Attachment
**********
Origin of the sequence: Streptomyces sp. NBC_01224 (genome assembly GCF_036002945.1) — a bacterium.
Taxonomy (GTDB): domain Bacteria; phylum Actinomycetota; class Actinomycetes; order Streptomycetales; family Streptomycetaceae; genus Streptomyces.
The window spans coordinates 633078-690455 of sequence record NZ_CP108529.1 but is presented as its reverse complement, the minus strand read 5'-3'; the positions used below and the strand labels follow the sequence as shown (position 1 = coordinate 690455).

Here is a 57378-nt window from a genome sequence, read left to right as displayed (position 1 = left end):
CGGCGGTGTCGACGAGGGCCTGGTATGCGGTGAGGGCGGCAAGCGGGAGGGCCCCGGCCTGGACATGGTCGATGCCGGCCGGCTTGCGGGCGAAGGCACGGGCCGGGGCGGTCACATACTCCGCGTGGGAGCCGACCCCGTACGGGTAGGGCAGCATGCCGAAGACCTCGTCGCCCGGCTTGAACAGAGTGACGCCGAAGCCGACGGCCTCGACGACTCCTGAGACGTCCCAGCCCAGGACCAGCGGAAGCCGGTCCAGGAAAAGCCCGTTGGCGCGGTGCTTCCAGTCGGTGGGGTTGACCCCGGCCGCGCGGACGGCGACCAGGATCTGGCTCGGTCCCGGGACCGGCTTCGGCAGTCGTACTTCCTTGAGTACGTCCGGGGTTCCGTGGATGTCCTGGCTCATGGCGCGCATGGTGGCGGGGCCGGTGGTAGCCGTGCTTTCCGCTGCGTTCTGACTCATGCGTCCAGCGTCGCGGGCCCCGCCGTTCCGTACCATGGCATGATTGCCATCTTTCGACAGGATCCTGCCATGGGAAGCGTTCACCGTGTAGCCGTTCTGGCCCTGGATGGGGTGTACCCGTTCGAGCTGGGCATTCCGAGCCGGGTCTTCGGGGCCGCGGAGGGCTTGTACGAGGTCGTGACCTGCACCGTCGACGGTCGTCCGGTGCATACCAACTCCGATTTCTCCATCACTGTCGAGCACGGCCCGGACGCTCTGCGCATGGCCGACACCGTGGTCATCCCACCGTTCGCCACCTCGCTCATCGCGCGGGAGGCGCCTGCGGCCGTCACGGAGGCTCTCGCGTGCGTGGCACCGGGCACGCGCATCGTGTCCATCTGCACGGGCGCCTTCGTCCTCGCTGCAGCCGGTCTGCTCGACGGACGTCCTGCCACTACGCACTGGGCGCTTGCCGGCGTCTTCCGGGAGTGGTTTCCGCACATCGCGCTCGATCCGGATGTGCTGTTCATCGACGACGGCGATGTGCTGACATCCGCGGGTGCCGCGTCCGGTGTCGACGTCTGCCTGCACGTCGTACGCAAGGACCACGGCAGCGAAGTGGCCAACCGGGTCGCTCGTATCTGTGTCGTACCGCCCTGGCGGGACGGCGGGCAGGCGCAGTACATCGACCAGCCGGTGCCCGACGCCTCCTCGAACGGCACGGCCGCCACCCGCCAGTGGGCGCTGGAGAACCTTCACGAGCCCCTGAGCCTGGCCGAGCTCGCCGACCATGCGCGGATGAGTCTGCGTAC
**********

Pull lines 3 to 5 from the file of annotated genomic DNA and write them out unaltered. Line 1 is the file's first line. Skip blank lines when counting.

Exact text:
The window spans coordinates 633078-690455 of sequence record NZ_CP108529.1 but is presented as its reverse complement, the minus strand read 5'-3'; the positions used below and the strand labels follow the sequence as shown (position 1 = coordinate 690455).

Here is a 57378-nt window from a genome sequence, read left to right as displayed (position 1 = left end):
CGGCGGTGTCGACGAGGGCCTGGTATGCGGTGAGGGCGGCAAGCGGGAGGGCCCCGGCCTGGACATGGTCGATGCCGGCCGGCTTGCGGGCGAAGGCACGGGCCGGGGCGGTCACATACTCCGCGTGGGAGCCGACCCCGTACGGGTAGGGCAGCATGCCGAAGACCTCGTCGCCCGGCTTGAACAGAGTGACGCCGAAGCCGACGGCCTCGACGACTCCTGAGACGTCCCAGCCCAGGACCAGCGGAAGCCGGTCCAGGAAAAGCCCGTTGGCGCGGTGCTTCCAGTCGGTGGGGTTGACCCCGGCCGCGCGGACGGCGACCAGGATCTGGCTCGGTCCCGGGACCGGCTTCGGCAGTCGTACTTCCTTGAGTACGTCCGGGGTTCCGTGGATGTCCTGGCTCATGGCGCGCATGGTGGCGGGGCCGGTGGTAGCCGTGCTTTCCGCTGCGTTCTGACTCATGCGTCCAGCGTCGCGGGCCCCGCCGTTCCGTACCATGGCATGATTGCCATCTTTCGACAGGATCCTGCCATGGGAAGCGTTCACCGTGTAGCCGTTCTGGCCCTGGATGGGGTGTACCCGTTCGAGCTGGGCATTCCGAGCCGGGTCTTCGGGGCCGCGGAGGGCTTGTACGAGGTCGTGACCTGCACCGTCGACGGTCGTCCGGTGCATACCAACTCCGATTTCTCCATCACTGTCGAGCACGGCCCGGACGCTCTGCGCATGGCCGACACCGTGGTCATCCCACCGTTCGCCACCTCGCTCATCGCGCGGGAGGCGCCTGCGGCCGTCACGGAGGCTCTCGCGTGCGTGGCACCGGGCACGCGCATCGTGTCCATCTGCACGGGCGCCTTCGTCCTCGCTGCAGCCGGTCTGCTCGACGGACGTCCTGCCACTACGCACTGGGCGCTTGCCGGCGTCTTCCGGGAGTGGTTTCCGCACATCGCGCTCGATCCGGATGTGCTGTTCATCGACGACGGCGATGTGCTGACATCCGCGGGTGCCGCGTCCGGTGTCGACGTCTGCCTGCACGTCGTACGCAAGGACCACGGCAGCGAAGTGGCCAACCGGGTCGCTCGTATCTGTGTCGTACCGCCCTGGCGGGACGGCGGGCAGGCGCAGTACATCGACCAGCCGGTGCCCGACGCCTCCTCGAACGGCACGGCCGCCACCCGCCAGTGGGCGCTGGAGAACCTTCACGAGCCCCTGAGCCTGGCCGAGCTCGCCGACCATGCGCGGATGAGTCTGCGTAC